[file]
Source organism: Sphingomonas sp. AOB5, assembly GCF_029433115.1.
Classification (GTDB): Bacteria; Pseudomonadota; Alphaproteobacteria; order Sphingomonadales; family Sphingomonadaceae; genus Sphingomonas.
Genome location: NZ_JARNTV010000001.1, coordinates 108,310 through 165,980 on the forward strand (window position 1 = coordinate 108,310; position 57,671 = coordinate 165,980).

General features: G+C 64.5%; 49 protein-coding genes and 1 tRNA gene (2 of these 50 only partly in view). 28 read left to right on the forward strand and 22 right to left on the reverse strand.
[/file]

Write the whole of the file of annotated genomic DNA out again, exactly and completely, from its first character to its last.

Source organism: Sphingomonas sp. AOB5, assembly GCF_029433115.1.
Classification (GTDB): Bacteria; Pseudomonadota; Alphaproteobacteria; order Sphingomonadales; family Sphingomonadaceae; genus Sphingomonas.
Genome location: NZ_JARNTV010000001.1, coordinates 108,310 through 165,980 on the forward strand (window position 1 = coordinate 108,310; position 57,671 = coordinate 165,980).

General features: G+C 64.5%; 49 protein-coding genes and 1 tRNA gene (2 of these 50 only partly in view). 28 read left to right on the forward strand and 22 right to left on the reverse strand.